Prague’s Alternative Attractions…

Prague’s Alternative Attractions…

zizkov-tv-tower-prague's alternative attractions


Most tourists that visit Prague are often only here for a couple of days. They are either on a stag or hen do, a romantic long weekend away or on part of a group tour that stops in the city for 1 or 2 days before venturing off to neighboring cities in Poland, Austria, Germany or Slovakia.

Prague is a relatively small city and most visitors often stick to its historical center. A stroll around the Old Town and Josefov, a walk across the Charles bridge to Mala Strana and Prague Castle pretty much covers the highlights and essential “MUST SEES” of the city, and is do-able in the couple of days they are here. Not many venture off the beaten track to some of the cities hidden treasures, of which, Prague is full of. So here are some of Prague’s alternative attractions..

Žižkov Tower

Voted the world’s 2nd most ugliest building, the Žižkov Tower rises over Prague 3 district and can be seen from most of the city centers tall buildings including the Old Town’s Clock Tower. This “unique” Zizkov Tower was constructed over a period of seven years between 1985 and 1992 pre the Velvet Revolution. Architecturally brutal and high-tech, with a height of 216 metres (709 feet), the Zizkov TV Tower dominates Prague’s skyline.



Currently, most tourist maps and guides of Prague’s attractions don’t include the tower – an indication of the pride, or lack of, that the locals hold for this out-of-place and imposing edifice. I am able to see this monstrosity from my living room window, and I must admit it is rather an eye sore. So your probably wondering why I have included it on my list…?

Prague has many spots that allow stunning panoramic views of the city, including Prague Castle, the Clock Tower in the Old Town Square as well as the Petřín Lookout Tower, a small replica of the Eiffel Tower that looks over the entire city. Normally, these vantage points are chock-a-block with tourists, understandably so, as these sorts of opportunities give you spectacular vistas and photo opportunities, and also an instant appreciation for the “lay of the land”, Not so in Žižkov. A series of observation pods allow a 360 degree view of Prague. Binoculars are available, and you can move about freely between the capsule like enclosures.
If you’re an art fanatic you’ll also want to take a trip to the tower. Prague artist David Cerny designed the “crawling baby” sculptures as a temporary installation but they have now become a permanent feature on the tower. From a distance they purely look like black blobs hanging off the building, but on closer inspection (standing underneath) you can see they are fiberglass babies crawling up the side of the tower.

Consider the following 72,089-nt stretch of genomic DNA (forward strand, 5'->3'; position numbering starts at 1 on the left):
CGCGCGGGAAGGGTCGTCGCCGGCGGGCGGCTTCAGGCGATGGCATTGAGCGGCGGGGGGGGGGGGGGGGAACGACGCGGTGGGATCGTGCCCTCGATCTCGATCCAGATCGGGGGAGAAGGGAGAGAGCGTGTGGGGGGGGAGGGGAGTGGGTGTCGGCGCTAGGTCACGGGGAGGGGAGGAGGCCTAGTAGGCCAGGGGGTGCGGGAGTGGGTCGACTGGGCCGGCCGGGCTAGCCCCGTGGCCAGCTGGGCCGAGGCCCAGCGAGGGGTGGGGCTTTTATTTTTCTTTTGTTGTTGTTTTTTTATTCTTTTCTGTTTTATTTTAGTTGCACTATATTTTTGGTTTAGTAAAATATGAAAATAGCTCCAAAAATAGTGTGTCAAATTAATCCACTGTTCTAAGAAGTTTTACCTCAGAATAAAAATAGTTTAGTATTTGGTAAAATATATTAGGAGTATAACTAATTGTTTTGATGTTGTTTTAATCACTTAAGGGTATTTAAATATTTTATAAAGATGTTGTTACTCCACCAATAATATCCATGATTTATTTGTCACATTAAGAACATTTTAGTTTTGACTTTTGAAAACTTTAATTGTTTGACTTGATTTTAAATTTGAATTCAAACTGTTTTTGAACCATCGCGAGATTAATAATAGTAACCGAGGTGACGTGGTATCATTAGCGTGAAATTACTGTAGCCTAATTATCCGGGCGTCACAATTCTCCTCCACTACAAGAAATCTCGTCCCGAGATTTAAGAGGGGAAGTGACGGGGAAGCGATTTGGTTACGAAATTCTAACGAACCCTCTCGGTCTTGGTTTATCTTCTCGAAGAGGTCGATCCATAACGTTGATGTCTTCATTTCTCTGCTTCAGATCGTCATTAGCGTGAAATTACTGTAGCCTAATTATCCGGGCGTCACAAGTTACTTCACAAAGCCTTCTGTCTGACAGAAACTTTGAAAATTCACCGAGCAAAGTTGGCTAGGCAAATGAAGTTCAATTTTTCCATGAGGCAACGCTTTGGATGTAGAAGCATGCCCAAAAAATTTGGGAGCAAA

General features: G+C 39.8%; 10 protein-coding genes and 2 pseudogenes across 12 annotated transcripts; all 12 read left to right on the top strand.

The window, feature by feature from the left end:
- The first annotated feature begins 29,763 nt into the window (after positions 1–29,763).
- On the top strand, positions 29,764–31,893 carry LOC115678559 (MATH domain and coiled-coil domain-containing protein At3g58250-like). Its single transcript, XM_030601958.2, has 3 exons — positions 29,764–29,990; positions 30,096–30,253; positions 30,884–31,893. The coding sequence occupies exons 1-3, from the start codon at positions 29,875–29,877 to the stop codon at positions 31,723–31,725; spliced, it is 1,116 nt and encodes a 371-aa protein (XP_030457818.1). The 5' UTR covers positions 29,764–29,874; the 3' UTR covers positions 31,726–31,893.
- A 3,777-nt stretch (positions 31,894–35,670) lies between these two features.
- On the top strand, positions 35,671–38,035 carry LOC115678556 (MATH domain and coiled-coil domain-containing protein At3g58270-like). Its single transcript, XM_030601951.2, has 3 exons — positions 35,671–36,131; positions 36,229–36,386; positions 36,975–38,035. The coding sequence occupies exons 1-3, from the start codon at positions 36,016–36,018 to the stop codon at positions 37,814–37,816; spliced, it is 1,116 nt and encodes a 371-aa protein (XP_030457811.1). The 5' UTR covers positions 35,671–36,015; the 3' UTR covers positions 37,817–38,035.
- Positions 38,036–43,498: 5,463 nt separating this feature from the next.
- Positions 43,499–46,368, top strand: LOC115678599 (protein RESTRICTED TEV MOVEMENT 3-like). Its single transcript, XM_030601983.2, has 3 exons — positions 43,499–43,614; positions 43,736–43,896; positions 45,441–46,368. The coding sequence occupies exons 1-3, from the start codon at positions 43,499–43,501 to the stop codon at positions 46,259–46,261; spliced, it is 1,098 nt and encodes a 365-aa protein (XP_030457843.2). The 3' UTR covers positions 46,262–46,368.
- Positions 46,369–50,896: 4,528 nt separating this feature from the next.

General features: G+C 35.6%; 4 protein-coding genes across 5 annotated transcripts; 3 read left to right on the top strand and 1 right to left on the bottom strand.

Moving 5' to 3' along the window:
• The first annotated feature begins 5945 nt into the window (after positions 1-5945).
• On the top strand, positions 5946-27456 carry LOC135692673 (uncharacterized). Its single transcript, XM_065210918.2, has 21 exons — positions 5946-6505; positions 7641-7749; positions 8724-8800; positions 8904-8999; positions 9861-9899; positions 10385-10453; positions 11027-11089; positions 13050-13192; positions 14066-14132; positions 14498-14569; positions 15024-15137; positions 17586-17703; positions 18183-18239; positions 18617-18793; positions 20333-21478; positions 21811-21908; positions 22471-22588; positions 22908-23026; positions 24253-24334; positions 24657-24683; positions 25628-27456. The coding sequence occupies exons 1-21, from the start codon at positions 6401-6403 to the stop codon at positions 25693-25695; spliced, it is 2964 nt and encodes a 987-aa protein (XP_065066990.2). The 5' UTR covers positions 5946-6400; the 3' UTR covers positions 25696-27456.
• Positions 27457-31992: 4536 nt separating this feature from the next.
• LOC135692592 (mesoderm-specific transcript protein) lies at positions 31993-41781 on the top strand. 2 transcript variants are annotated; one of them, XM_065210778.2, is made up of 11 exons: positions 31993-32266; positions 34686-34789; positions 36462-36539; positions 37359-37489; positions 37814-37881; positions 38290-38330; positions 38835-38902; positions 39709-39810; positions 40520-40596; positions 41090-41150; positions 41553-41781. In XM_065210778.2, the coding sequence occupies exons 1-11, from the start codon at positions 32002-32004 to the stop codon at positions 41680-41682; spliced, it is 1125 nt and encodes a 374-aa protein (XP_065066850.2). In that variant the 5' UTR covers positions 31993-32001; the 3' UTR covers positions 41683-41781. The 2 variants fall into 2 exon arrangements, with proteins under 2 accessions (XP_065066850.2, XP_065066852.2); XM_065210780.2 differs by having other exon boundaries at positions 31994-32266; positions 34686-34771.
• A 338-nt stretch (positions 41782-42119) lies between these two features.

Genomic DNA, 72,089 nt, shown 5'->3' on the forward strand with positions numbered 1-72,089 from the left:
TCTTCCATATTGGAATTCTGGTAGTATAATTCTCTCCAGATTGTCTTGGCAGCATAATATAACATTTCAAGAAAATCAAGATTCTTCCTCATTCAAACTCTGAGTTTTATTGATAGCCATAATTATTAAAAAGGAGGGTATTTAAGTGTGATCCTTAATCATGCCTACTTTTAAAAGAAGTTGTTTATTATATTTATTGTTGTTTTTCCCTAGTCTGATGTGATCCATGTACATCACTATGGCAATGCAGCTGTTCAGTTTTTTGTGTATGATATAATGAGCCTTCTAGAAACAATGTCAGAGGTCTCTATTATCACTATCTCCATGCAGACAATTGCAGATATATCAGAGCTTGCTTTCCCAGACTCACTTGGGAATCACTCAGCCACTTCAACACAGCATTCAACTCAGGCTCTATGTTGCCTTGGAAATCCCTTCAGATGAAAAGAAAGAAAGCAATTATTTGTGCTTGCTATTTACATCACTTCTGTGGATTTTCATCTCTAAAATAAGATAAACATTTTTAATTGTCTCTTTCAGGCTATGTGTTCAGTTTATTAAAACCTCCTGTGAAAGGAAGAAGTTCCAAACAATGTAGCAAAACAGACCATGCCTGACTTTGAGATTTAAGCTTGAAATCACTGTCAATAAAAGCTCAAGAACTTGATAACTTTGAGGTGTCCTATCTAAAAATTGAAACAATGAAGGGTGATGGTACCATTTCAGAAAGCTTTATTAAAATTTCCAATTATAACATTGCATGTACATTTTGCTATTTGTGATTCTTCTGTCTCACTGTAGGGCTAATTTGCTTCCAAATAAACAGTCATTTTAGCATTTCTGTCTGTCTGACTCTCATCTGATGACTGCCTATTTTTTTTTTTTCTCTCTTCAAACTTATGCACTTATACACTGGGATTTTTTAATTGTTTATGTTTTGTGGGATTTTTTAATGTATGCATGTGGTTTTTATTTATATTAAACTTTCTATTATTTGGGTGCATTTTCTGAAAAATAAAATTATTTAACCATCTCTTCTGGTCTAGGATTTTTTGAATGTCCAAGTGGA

TIP ALERT: For a perfect evening head up the tower just before sunset for a great view across the city, and dine in the towers restaurant, 66 meters above ground for some fine dining and a beautiful night-time vista. For reservations click here

Kafka’s Statue

Franz Kafka Statue Prague Czech Republic


Sticking with the art theme, perched on the edge of the Josefov Quarter is this suitably bizarre and cerebral statue of Franz Kafka, depicted sitting on a headless man’s shoulders. Track down the statue in Dušní Street, where the author used to live, and pay your own tribute.
TIP ALERT: You can visit the statue whilst you explore the Josefov Jewish Quarter. Its free of charge to see the statue (it’s literally on the street), but if you want to see the various sites in the Jewish Quarter you might want to purchase the combined ticket from the Jewish Museum that lets you into most sights. Adult/Child 480/320Kč

Church of Saint Thomas

saint thomas augustine prague-in-church

Situated in Mala Strana this beautiful church has some of the best examples of Gothic, Renaissance and Baroque architecture and frescoes in the whole of Prague. Filled with gold statues and beautiful carvings, this is one of the most beautiful churches I have had the pleasure of being part of. Situated next to the Augustine Hotel, the church is also part of a monastery, of which part of the hotel now owns and has built into. It’s worth a visit if you are in the area. It’s a stone throw away from Charles Bridge and St Nicholas Church. Entrance is free.

TIP ALERT: If you’re visiting during the weekend be mindful that there will be several masses held, especially on Saturday evenings and Sunday mornings. Please respect that people will be attending mass and will not want flashing cameras going off during the service.

Prague Zoo

Prague Zoo Czech Republic Polar Bears